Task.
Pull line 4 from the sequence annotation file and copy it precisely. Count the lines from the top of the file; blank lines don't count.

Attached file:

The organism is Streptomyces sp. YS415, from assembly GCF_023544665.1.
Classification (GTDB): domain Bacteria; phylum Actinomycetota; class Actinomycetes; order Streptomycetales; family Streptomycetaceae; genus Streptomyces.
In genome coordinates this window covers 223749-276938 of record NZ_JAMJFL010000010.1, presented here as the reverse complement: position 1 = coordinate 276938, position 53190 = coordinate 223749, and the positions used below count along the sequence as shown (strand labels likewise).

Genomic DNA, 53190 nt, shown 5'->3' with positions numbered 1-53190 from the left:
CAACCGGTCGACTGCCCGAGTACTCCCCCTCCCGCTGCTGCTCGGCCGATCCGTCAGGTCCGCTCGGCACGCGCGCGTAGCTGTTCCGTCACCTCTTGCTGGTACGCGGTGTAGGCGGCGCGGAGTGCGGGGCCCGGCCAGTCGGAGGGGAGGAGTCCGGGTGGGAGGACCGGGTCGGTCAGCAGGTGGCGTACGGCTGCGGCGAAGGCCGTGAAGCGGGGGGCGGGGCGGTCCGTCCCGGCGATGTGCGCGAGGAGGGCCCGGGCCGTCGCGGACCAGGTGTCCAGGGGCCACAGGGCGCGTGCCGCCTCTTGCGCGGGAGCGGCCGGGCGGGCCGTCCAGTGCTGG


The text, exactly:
Genomic DNA, 53190 nt, shown 5'->3' with positions numbered 1-53190 from the left: